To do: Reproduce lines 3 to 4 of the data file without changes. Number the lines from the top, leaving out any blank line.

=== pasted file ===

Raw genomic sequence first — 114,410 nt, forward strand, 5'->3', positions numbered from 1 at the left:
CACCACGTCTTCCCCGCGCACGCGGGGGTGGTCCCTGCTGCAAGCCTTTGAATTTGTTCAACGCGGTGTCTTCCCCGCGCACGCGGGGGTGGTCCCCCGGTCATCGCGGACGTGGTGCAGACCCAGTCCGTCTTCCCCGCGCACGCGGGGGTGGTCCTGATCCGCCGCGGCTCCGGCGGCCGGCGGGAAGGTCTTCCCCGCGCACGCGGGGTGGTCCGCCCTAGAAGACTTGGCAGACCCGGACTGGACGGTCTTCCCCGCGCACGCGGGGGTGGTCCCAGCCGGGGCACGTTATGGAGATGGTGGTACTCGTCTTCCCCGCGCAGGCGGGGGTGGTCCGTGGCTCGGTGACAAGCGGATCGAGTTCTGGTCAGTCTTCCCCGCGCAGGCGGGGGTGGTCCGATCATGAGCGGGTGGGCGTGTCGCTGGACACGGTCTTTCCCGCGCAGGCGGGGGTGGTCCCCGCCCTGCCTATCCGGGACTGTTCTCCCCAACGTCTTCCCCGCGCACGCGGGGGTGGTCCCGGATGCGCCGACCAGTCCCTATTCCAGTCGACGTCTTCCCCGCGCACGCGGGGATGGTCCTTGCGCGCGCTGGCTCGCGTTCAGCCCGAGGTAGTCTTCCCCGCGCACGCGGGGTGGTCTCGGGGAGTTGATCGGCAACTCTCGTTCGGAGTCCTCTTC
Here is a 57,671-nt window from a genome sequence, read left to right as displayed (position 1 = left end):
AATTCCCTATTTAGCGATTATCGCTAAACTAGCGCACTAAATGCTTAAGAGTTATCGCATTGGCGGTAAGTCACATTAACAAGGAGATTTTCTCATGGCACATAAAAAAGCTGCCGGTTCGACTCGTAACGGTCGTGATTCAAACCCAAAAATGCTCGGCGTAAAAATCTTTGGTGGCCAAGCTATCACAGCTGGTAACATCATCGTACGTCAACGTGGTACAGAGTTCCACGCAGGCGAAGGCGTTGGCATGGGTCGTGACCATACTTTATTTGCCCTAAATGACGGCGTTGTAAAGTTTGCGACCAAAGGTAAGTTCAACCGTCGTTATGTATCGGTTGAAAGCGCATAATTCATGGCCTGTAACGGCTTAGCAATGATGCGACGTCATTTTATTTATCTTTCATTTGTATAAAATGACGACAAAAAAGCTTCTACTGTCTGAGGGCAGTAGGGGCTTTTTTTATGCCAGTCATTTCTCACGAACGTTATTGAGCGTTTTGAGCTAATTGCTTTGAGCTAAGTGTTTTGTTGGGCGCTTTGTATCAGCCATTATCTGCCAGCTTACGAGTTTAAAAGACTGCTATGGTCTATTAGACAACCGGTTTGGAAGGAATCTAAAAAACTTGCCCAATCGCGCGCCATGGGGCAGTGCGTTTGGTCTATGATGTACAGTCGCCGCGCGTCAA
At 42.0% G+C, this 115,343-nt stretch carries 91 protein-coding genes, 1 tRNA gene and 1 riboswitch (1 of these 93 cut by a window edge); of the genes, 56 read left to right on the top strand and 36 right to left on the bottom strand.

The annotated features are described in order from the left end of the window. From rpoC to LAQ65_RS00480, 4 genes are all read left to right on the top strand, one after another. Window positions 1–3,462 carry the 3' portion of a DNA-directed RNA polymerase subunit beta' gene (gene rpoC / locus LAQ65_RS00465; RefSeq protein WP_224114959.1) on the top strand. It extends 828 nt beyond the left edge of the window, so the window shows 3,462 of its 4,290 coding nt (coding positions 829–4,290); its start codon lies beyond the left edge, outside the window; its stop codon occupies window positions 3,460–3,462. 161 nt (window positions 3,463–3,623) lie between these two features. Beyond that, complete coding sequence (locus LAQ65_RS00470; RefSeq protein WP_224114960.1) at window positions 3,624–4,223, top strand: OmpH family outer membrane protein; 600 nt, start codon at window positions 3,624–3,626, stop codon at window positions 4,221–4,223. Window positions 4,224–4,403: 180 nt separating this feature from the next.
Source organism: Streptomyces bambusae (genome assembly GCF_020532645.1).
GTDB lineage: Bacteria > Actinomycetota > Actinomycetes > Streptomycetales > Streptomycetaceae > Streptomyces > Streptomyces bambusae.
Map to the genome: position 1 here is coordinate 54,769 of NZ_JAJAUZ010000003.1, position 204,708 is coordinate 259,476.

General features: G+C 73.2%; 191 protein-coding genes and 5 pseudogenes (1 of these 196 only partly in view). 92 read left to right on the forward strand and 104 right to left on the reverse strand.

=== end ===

Here is a 57,671-nt window from a genome sequence, read left to right as displayed (position 1 = left end):
AATTCCCTATTTAGCGATTATCGCTAAACTAGCGCACTAAATGCTTAAGAGTTATCGCATTGGCGGTAAGTCACATTAACAAGGAGATTTTCTCATGGCACATAAAAAAGCTGCCGGTTCGACTCGTAACGGTCGTGATTCAAACCCAAAAATGCTCGGCGTAAAAATCTTTGGTGGCCAAGCTATCACAGCTGGTAACATCATCGTACGTCAACGTGGTACAGAGTTCCACGCAGGCGAAGGCGTTGGCATGGGTCGTGACCATACTTTATTTGCCCTAAATGACGGCGTTGTAAAGTTTGCGACCAAAGGTAAGTTCAACCGTCGTTATGTATCGGTTGAAAGCGCATAATTCATGGCCTGTAACGGCTTAGCAATGATGCGACGTCATTTTATTTATCTTTCATTTGTATAAAATGACGACAAAAAAGCTTCTACTGTCTGAGGGCAGTAGGGGCTTTTTTTATGCCAGTCATTTCTCACGAACGTTATTGAGCGTTTTGAGCTAATTGCTTTGAGCTAAGTGTTTTGTTGGGCGCTTTGTATCAGCCATTATCTGCCAGCTTACGAGTTTAAAAGACTGCTATGGTCTATTAGACAACCGGTTTGGAAGGAATCTAAAAAACTTGCCCAATCGCGCGCCATGGGGCAGTGCGTTTGGTCTATGATGTACAGTCGCCGCGCGTCAA